Let’s talk about oral sex
HPV is the cause of around 70 percent of oropharyngeal cancers, which occur in the tonsils and base of the tongue, and is most commonly transmitted through oral sex. This month, the College spoke out about the need to break down the stigma surrounding oral sex during its annual International Pathology Day event.
During the event, which focused on HPV-related head and neck cancer, Julie McCrossin AM, TV presenter and media personality, shared her personal experience with the disease. In mid 2013, she was diagnosed with stage 4 oropharyngeal cancer. She had cancer in her tonsils, the back of her tongue and the side of her throat. She was successfully treated with 30 sessions of radiation and four sessions of chemotherapy. During her presentation Julie was vocal about the need to break down the stigma surrounding oral health, encouraging people to talk openly about normal sexual behaviour.
“There is a new epidemic of HPV-related oropharyngeal cancer in the throat, tonsils and back of tongue and we need to raise more awareness about this under-recognised disease. In 2013 I was successfully treated for what was classified as stage four throat cancer at the time, which was caused by the HPV virus. I had not smoked or drunk alcohol at all for over 30 years. About 80% of Australians have HPV at some time in their life, however, in most cases their immune system destroys it. Unfortunately, for a small number of people it causes cancer.
“The HPV vaccine for boys and girls will protect future generations, but most people over 30 missed out on the vaccine. In terms of oropharyngeal cancer, the virus is commonly transmitted through oral sex, we need to be able to talk openly about this, so that people understand the link to throat cancer. We also need to publicise the symptoms of throat cancer: a persistent sore throat, earache, voice changes and lumps on the neck. Early treatment saves lives. It saved mine,” said Julie McCrossin.
Last year, it was estimated 700 Australians would be diagnosed with an oropharyngeal cancer, and around 490 of those cases will have been caused by HPV. It is estimated that at any given time 10% of men and 4% of women have oral HPV infection, although most of these are with low-risk types of HPV that do not cause cancer.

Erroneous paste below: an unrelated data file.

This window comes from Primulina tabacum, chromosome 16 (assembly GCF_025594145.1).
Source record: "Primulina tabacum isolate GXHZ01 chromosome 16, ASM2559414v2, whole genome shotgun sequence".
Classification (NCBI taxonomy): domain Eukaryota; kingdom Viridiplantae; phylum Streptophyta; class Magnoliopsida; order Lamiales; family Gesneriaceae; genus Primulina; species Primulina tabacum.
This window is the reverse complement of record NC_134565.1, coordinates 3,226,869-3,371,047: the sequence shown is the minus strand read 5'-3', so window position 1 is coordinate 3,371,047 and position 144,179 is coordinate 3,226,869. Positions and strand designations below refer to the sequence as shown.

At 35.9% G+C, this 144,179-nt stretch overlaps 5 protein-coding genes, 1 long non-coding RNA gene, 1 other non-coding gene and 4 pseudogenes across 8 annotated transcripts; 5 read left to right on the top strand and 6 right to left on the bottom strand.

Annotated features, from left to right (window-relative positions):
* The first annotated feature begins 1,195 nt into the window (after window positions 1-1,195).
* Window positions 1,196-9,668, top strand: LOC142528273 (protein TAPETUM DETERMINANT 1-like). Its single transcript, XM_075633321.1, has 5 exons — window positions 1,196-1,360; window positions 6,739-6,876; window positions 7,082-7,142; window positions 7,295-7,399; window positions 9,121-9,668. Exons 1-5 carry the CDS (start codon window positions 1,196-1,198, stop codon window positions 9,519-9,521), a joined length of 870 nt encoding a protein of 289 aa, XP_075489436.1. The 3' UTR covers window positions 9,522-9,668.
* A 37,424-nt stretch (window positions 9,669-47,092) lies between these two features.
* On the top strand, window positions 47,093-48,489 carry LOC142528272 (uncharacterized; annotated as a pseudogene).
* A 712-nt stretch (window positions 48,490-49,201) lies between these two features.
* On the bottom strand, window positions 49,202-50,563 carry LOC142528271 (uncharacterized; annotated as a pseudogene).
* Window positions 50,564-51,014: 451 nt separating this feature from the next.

Also speaking at the event, Associate Professor Ruta Gupta, staff specialist in the Department of Tissue Pathology and Diagnostic Oncology, Royal Prince Alfred Hospital, said,
“We are seeing an epidemic of oropharyngeal cancer caused by HPV. Our hopes are that the HPV vaccine will have a preventive effect and will protect against oropharyngeal cancer in the future, and therefore strongly recommend the vaccination. In the meantime, however, it is important that the public, as well as the medical community, are aware of HPV-associated oropharynx cancer. This particular cancer often develops nearly 20-30 years after HPV infection, which means that most patients are 40-60 years old. The most common symptom is a swelling in the neck that persists beyond 2-3 weeks but, unlike Julie, some patients may not have any symptoms related to their throat or tonsils.
“The medical community should be alert about investigating persistent neck lumps in adults with fine needle aspiration cytology/biopsy to exclude metastases from oropharynx cancer. The doctors performing the biopsies should ensure that there is adequate sample to allow HPV-related testing as this is very important to establish the diagnosis of HPV associated oropharynx cancer.”
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This article appeared in the November 2019 Edition of ePathWay which is an online magazine produced by the Royal College of Pathologists of Australasia (http://www.rcpa.edu.au/Library/Publications/ePathway).
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